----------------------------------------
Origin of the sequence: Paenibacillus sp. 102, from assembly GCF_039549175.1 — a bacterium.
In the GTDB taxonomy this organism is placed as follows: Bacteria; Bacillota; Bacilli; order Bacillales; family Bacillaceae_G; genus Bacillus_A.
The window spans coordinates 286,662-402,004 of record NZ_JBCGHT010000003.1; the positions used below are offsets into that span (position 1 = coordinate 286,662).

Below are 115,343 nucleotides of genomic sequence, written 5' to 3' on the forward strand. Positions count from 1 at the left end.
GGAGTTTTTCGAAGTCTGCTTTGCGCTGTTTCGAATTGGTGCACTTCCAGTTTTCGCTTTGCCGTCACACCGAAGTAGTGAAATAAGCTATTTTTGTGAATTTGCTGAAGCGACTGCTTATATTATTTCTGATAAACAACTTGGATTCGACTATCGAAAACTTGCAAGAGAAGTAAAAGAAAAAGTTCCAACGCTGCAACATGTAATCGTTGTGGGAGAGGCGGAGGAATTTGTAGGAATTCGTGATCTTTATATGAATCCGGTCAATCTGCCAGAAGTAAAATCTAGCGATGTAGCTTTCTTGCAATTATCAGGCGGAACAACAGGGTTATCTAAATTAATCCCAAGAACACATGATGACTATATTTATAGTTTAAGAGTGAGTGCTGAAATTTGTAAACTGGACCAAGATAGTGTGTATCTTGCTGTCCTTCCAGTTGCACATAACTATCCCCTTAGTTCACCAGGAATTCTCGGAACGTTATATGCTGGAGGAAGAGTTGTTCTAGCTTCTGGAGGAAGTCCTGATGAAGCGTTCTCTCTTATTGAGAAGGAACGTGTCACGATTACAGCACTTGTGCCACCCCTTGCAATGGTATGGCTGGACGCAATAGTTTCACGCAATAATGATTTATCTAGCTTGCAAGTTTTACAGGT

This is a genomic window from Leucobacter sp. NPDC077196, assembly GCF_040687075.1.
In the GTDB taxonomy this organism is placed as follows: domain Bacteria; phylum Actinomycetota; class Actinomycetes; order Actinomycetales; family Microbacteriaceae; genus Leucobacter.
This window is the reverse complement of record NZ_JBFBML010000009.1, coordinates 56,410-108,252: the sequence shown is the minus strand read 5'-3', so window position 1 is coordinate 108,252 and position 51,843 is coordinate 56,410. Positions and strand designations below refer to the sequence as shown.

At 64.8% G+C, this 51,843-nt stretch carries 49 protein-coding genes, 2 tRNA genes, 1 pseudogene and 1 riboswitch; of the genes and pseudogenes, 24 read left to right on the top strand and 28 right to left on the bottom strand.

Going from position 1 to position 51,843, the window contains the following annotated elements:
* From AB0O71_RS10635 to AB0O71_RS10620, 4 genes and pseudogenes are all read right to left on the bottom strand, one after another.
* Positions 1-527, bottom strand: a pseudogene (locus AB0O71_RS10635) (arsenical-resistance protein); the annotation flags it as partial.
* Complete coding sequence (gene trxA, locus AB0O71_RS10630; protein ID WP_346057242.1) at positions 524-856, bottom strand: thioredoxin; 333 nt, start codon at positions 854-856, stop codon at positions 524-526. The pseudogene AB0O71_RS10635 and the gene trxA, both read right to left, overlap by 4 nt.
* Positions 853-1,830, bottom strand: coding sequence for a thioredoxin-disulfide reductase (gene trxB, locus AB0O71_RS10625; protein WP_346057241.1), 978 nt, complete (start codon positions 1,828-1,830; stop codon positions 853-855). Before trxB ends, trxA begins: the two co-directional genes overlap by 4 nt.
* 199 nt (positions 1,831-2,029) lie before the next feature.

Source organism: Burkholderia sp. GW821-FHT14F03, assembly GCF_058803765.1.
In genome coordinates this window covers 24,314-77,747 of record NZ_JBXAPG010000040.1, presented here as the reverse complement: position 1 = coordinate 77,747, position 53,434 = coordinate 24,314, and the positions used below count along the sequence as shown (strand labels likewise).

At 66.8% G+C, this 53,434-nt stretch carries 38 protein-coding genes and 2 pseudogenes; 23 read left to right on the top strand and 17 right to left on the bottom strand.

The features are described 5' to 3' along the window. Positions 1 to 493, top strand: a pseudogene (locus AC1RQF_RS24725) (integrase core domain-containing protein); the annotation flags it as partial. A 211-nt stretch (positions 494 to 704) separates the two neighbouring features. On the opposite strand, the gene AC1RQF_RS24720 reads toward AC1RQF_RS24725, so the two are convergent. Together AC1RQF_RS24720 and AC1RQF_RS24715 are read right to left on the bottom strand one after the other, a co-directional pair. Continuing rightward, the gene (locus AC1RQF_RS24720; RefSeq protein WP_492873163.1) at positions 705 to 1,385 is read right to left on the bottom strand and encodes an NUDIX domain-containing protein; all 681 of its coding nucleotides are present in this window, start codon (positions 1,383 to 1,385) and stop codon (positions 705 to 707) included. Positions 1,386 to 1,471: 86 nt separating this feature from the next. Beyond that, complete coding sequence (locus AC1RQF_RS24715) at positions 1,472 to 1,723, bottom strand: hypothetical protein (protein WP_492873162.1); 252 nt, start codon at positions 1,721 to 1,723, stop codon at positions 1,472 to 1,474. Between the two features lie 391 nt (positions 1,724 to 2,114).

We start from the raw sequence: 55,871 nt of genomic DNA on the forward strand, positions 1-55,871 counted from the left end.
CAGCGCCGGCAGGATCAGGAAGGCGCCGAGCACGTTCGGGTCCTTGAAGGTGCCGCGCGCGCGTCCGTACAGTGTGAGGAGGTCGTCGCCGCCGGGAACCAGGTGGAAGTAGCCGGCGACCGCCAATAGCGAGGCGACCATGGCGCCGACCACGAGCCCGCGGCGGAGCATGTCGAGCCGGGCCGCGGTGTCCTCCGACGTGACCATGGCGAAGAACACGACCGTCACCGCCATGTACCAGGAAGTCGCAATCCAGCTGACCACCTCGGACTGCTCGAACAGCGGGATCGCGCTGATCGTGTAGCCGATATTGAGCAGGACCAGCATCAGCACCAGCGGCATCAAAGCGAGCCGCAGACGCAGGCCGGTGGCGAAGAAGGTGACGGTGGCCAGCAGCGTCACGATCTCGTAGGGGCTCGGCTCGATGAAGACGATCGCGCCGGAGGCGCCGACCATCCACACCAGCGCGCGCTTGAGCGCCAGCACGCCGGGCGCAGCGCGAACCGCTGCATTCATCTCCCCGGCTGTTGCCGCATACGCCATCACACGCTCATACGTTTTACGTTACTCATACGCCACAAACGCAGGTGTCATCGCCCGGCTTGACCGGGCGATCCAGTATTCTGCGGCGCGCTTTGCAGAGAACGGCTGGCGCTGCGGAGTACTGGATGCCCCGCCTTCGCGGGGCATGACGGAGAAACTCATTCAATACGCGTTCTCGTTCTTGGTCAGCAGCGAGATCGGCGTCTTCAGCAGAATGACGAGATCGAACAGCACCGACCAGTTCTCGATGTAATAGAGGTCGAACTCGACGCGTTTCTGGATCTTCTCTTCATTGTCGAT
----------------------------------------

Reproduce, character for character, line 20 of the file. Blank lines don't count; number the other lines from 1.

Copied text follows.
We start from the raw sequence: 55,871 nt of genomic DNA on the forward strand, positions 1-55,871 counted from the left end.